The film’s main protagonist Neville Chamberlain is a well-known figure from Britain’s historical archives who was the country’s Prime Minister from 1937 to 1940. Chamberlain did publically attend the Munich conference of 1938, where his main aim was to spare Europe the horrors of war, although his motivations for doing so were more politically motivated in real life. Chamberlain’s nemesis in Munich: The Edge of War, Adolf Hitler, is also an accurate representation of the dictator in his pre-war years, with the actor Matthes truly capturing Hitler’s ever-swelling God complex and political drive in a striking performance. The film’s Paul von Hartmann (more on him later) and Sir Osmund Cleverly (Mark Lewis Jones) are also based on real people, although their characters are severely altered from their real-world counterparts.
Why Paul Didn’t Assassinate Hitler & What Happened To Him
In the penultimate scene, Munich: The Edge of War character Paul von Hartmann prepares to shoot Hitler in his chambers after Hugh confirms they have failed to deliver the Nazi plans into Allied hands. Paul’s chance arrives when a member of his covert team allows him a window to assassinate Hitler, but Paul fails to pull the trigger, missing the opportunity. This split-second decision is due to Hitler and Paul’s conversation, in which Paul’s own responses to the Führer remind him that “the German people are scared of war.” At this moment, Paul realizes that killing Hitler could be the catalyst for war rather than preventing it, with Hitler’s death likely to engage a German military and population already primed for conflict, bringing the exact horror upon his country that he has been striving to avoid.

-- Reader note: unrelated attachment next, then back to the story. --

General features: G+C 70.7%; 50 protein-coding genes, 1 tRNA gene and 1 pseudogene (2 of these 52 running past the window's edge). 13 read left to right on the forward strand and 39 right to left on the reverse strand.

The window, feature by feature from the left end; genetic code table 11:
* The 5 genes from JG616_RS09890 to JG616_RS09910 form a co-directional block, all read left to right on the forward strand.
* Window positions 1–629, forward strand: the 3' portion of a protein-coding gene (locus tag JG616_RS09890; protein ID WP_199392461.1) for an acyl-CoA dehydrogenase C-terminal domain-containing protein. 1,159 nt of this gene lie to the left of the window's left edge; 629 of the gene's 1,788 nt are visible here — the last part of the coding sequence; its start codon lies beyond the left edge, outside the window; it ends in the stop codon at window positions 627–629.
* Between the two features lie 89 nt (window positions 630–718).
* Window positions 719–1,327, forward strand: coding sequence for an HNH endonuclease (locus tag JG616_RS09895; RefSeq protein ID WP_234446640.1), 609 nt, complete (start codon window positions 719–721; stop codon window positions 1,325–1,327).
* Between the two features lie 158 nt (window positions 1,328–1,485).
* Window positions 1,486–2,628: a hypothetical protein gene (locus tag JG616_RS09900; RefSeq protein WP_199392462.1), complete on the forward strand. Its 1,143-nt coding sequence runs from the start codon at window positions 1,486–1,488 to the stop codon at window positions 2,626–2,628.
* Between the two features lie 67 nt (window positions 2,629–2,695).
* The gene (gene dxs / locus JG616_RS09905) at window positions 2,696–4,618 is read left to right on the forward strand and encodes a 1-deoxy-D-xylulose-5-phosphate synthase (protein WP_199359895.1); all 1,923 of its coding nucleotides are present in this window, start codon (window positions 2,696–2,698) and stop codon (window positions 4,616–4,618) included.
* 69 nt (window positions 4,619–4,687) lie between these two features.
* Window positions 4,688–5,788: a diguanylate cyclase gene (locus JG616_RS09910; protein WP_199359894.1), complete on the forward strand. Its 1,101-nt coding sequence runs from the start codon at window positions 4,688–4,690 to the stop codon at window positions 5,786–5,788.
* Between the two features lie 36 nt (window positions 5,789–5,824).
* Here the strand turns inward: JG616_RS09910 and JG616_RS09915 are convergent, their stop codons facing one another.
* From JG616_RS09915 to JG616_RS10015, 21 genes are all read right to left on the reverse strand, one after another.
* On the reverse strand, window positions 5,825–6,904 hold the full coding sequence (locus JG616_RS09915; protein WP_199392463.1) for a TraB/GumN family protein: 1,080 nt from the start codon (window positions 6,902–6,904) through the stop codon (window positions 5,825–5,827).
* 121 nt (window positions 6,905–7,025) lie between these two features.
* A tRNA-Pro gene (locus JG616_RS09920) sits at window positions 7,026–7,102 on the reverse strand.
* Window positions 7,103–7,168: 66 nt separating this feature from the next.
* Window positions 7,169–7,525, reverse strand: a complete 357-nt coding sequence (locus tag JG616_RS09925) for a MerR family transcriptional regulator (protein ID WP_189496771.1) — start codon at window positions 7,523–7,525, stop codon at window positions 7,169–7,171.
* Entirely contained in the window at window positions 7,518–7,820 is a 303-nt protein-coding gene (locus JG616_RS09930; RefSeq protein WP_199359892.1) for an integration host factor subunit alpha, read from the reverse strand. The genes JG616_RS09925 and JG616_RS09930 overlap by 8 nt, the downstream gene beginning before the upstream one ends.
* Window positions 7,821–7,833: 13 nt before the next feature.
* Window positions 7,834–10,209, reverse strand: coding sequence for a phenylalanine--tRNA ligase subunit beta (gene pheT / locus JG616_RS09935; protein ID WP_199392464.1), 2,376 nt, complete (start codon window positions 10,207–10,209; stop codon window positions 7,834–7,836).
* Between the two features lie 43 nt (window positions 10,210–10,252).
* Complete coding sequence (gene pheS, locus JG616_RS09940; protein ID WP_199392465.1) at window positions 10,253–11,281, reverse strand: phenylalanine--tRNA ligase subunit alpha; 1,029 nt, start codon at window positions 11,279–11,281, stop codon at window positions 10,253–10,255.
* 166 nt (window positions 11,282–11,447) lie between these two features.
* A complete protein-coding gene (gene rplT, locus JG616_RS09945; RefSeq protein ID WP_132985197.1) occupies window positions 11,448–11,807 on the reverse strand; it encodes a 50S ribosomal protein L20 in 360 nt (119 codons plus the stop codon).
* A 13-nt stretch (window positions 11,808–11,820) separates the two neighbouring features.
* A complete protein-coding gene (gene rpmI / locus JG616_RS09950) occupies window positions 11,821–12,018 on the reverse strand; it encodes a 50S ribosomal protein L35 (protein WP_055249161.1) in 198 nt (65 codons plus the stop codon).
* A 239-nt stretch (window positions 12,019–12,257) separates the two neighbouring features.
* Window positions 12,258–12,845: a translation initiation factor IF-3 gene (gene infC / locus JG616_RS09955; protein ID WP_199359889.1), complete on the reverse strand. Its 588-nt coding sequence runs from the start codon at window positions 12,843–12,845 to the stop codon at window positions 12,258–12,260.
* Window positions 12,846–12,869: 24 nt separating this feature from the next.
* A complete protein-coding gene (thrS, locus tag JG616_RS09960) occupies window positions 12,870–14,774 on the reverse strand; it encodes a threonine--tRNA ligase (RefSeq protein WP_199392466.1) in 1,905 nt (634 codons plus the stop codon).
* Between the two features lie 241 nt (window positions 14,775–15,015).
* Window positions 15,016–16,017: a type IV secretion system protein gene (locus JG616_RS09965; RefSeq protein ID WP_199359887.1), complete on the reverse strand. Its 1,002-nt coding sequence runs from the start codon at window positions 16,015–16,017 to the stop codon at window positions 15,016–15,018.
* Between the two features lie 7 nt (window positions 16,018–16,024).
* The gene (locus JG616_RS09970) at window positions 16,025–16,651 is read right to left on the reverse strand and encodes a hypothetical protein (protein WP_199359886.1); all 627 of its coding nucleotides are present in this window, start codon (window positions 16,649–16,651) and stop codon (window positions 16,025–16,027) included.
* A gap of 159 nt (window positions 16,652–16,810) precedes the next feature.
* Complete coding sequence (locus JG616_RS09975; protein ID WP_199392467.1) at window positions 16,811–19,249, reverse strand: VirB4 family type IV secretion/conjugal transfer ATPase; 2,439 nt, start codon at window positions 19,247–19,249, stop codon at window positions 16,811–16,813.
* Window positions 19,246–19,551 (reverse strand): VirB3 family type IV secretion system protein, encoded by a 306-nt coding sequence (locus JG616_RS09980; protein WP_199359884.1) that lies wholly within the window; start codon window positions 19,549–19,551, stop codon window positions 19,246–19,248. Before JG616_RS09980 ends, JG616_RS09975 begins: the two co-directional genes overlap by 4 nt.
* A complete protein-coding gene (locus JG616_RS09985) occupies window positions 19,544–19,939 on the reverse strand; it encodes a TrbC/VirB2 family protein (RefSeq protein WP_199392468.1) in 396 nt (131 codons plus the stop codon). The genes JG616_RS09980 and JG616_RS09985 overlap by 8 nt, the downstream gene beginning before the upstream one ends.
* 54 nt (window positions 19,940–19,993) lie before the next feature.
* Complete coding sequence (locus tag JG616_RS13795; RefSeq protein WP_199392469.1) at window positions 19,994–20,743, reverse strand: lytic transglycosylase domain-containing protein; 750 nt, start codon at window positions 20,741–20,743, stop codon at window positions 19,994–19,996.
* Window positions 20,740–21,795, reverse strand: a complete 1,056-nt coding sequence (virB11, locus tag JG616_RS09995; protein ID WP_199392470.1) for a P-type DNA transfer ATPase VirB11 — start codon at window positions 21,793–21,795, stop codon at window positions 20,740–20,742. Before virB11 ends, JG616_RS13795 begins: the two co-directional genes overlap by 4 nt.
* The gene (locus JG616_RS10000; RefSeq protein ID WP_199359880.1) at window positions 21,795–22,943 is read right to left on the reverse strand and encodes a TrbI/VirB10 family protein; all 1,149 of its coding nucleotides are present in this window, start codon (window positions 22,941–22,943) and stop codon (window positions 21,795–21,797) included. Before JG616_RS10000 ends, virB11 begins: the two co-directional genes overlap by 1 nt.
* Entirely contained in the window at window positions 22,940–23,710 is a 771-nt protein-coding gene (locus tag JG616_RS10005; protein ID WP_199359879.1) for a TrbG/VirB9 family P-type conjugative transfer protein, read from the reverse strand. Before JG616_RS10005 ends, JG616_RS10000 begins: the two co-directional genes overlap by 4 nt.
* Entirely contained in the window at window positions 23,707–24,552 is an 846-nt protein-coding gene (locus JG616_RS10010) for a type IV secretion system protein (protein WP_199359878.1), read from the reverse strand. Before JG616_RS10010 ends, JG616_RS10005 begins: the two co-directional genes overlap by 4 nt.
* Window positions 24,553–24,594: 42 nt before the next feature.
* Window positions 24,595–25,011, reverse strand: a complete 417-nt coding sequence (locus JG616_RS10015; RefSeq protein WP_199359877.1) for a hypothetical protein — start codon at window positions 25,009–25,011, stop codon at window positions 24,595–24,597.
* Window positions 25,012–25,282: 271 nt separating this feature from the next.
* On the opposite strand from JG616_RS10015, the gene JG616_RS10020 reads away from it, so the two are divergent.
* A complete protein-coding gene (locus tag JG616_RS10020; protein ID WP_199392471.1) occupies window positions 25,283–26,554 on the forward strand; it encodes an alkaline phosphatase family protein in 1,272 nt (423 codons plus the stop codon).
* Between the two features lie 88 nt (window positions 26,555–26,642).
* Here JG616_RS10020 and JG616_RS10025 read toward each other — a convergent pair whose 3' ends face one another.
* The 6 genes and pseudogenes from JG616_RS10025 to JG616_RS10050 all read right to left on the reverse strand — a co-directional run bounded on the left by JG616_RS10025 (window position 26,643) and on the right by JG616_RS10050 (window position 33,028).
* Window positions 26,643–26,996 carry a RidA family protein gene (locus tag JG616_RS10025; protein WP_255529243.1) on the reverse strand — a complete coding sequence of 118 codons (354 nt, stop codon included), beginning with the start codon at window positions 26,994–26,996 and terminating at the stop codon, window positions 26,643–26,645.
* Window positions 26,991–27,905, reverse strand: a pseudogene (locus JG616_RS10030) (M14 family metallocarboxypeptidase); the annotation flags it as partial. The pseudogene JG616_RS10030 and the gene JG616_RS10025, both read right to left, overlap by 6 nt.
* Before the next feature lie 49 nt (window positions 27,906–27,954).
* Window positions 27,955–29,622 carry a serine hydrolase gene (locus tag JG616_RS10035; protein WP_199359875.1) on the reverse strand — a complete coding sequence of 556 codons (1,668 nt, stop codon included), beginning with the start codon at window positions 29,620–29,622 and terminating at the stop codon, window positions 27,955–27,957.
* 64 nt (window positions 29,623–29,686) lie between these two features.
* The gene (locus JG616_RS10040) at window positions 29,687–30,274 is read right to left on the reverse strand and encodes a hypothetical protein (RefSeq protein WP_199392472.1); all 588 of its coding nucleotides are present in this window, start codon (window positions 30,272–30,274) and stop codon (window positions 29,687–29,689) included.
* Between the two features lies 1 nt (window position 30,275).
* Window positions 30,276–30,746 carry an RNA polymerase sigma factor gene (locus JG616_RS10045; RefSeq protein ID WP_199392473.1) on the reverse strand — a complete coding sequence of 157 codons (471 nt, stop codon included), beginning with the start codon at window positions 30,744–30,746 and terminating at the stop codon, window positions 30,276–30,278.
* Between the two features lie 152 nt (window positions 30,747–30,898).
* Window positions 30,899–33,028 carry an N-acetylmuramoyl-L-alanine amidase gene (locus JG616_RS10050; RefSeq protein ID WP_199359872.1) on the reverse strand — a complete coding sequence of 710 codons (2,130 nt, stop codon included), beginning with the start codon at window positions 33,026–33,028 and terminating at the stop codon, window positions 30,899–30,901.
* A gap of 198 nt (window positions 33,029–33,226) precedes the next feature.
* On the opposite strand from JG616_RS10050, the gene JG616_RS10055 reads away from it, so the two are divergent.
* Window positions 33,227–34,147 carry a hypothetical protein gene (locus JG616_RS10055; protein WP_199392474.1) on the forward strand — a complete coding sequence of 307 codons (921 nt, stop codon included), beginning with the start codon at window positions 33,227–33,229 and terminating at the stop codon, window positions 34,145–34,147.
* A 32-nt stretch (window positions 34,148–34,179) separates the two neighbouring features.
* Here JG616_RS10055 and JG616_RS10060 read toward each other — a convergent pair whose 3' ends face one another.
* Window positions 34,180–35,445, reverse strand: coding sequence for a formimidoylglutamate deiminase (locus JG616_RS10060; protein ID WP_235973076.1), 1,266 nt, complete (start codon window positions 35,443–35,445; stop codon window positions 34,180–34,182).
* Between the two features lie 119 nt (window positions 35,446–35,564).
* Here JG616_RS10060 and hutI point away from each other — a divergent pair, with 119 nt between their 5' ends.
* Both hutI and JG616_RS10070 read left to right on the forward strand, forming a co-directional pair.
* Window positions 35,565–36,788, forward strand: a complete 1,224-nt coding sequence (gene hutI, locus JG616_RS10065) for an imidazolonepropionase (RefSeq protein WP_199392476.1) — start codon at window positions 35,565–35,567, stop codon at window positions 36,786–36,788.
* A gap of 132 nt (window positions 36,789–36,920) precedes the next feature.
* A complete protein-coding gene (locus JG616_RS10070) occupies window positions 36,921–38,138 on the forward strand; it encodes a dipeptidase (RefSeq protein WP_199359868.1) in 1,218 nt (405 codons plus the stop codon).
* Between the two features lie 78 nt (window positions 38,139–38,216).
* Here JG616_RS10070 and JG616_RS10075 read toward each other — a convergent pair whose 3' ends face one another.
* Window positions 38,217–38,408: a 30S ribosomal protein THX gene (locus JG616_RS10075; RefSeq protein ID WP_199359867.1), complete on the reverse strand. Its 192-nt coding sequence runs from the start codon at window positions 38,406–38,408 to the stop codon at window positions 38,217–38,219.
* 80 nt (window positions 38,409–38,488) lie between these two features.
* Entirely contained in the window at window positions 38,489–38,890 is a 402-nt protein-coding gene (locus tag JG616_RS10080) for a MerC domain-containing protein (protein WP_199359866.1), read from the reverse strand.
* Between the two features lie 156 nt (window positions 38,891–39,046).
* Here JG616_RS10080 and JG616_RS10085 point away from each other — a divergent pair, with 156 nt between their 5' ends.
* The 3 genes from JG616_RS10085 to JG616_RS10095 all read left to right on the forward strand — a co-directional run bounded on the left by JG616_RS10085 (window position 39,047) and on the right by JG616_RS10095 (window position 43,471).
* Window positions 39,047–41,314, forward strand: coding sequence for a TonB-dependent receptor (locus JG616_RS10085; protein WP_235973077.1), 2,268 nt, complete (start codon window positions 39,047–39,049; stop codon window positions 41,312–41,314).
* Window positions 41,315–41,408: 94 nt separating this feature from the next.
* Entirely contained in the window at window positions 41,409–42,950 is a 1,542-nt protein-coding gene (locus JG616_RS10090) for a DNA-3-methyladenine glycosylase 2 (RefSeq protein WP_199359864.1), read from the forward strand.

Hartmann’s character is loosely based on the real-life anti-Nazi diplomat Adam von Trott zu Solz, a German lawyer and politician involved in the conservative resistance to Nazism during Hiter’s rise to power. In the years that followed the Munich Agreement, Trott’s true story is fascinating, with the covert operative involved in several campaigns to undermine the Third Reich’s influence and reputation across Germany. Nearing desperation and before the Allies turned the tide of the war on the beaches of Normandy, Trott became one of the leaders of Colonel Claus von Stauffenberg’s plot to assassinate Hitler in July 1944, with the daring plot’s failure consigning Trott to execution that same year.
How Long The Munich Agreement Lasted In WWII